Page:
Critical Path Institute (C-Path) announced today that its Type 1 Diabetes (T1D) Consortium has received a positive response to its Letter of Intent (LOI) from the U.S. Food and Drug Administration (FDA) detailing the FDA's decision to accept the consortium's Biomarker Initiative project into the Center for Drug Evaluation and Research (CDER) Biomarker Qualification Program (BQP). In its LOI, the T1D Consortium provided information to support its proposed qualification of islet autoantibodies (AAs) as susceptibility/risk biomarkers that could identify individuals who are likely to develop a clinical diagnosis of T1D.
The FDA indicated in its LOI decision letter that it supports the consortium's plan to pursue biomarker qualification aimed at providing clinical validation of the islet AAs. The FDA stated, "Based on our review of the LOI, we agree there is an unmet need and agree that development of the islet AAs as a susceptibility/risk biomarker of T1D would enable proper patient selection for clinical investigations of earlier interventions for T1D."
An estimated 1.25 million Americans are living with T1D, and by the year 2050 the number of youth diagnosed with T1D in the U.S. is projected to more than triple. Islet AAs provide a means to better identify individuals at risk of progressing to a clinical diagnosis of T1D, providing a valuable opportunity to identify patients for early intervention and prevention of the progression of the disease.
"The encouraging statements that FDA incorporated in the LOI decision letter add weight to the recognition of this significant unmet medical need as well as the critical importance of identifying factors for those at risk of developing T1D," said C-Path President and CEO Martha Brumfield, Ph.D. "This early support can serve to encourage those with data in this space to participate with C-Path to positively impact the lives of individuals affected by the disease, and it also represents a meaningful advance in the prevention of T1D."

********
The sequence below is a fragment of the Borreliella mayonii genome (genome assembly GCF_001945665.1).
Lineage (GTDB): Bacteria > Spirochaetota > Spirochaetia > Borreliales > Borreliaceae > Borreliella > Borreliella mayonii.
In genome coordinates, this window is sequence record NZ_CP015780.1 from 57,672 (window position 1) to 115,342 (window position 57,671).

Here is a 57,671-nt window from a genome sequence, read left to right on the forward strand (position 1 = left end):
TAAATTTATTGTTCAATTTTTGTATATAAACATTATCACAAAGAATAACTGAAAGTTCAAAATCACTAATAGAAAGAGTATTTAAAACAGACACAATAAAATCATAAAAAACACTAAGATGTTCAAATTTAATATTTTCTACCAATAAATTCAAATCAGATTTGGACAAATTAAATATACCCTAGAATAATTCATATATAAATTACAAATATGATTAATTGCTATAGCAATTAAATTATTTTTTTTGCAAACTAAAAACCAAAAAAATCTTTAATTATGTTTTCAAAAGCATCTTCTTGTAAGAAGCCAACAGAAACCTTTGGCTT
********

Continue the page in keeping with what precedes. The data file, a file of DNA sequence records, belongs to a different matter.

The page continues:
The islet AAs represent a panel of biomarkers: including antibodies to insulin, glutamic acid decarboxylase 65 (GAD-65), insulinoma antigen-2 (IA-2) and zinc transporter 8 (ZnT8). This model-based qualification effort, with both the FDA and the European Medicines Agency (EMA) will be based on a disease progression model that will quantitatively describe the relationship between the presentation of two of the four islet AAs, other disease relevant features and the likelihood of developing clinical T1D over time in order to reliably identify patients for clinical trials evaluating novel therapies focused on the prevention of T1D.
C-Path's T1D Consortium is working to qualify islet AAs by employing the resources of its members, engaging with regulatory agencies at each step of the process, and with funding from Janssen Research & Development, LLC; JDRF International; The Leona M. and Harry B. Helmsley Charitable Trust; Novo Nordisk and Sanofi. In September 2018, Provention Bio joined the T1D Consortium as its newest member, demonstrating the community's increasing confidence in, and support of, this effort.
As part of the 21st Century Cures Act, public-private partnerships consisting of government entities, including the FDA, and the pharmaceutical and biotechnology industries, healthcare providers, and patient organizations are encouraged to work together to foster innovation in drug development and regulatory review through advancing drug development tools that give patients more timely access to diagnostic and therapeutic technologies.
"The efforts of the T1D Consortium support our collective goal to translate the work of the T1D community into an accepted drug development tool to support clinical trials of new medicines for T1D patients," said Inish O'Doherty, Ph.D., executive director of the T1D Consortium.
The consortium is currently working on the next regulatory milestone: the development of a Qualification Plan for submission to the FDA and Letter of Intent/ Briefing Package for submission to the EMA.